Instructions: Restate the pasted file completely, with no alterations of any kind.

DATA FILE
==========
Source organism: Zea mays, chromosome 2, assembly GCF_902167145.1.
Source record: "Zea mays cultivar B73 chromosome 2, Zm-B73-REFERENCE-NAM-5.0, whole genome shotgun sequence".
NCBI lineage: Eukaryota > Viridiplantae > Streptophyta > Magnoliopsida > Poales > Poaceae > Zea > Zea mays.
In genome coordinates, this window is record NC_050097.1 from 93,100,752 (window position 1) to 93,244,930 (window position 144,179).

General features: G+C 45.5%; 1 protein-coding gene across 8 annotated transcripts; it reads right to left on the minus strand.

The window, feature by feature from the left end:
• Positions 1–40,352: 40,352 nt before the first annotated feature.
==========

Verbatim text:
Source organism: Zea mays, chromosome 2, assembly GCF_902167145.1.
Source record: "Zea mays cultivar B73 chromosome 2, Zm-B73-REFERENCE-NAM-5.0, whole genome shotgun sequence".
NCBI lineage: Eukaryota > Viridiplantae > Streptophyta > Magnoliopsida > Poales > Poaceae > Zea > Zea mays.
In genome coordinates, this window is record NC_050097.1 from 93,100,752 (window position 1) to 93,244,930 (window position 144,179).

General features: G+C 45.5%; 1 protein-coding gene across 8 annotated transcripts; it reads right to left on the minus strand.

The window, feature by feature from the left end:
• Positions 1–40,352: 40,352 nt before the first annotated feature.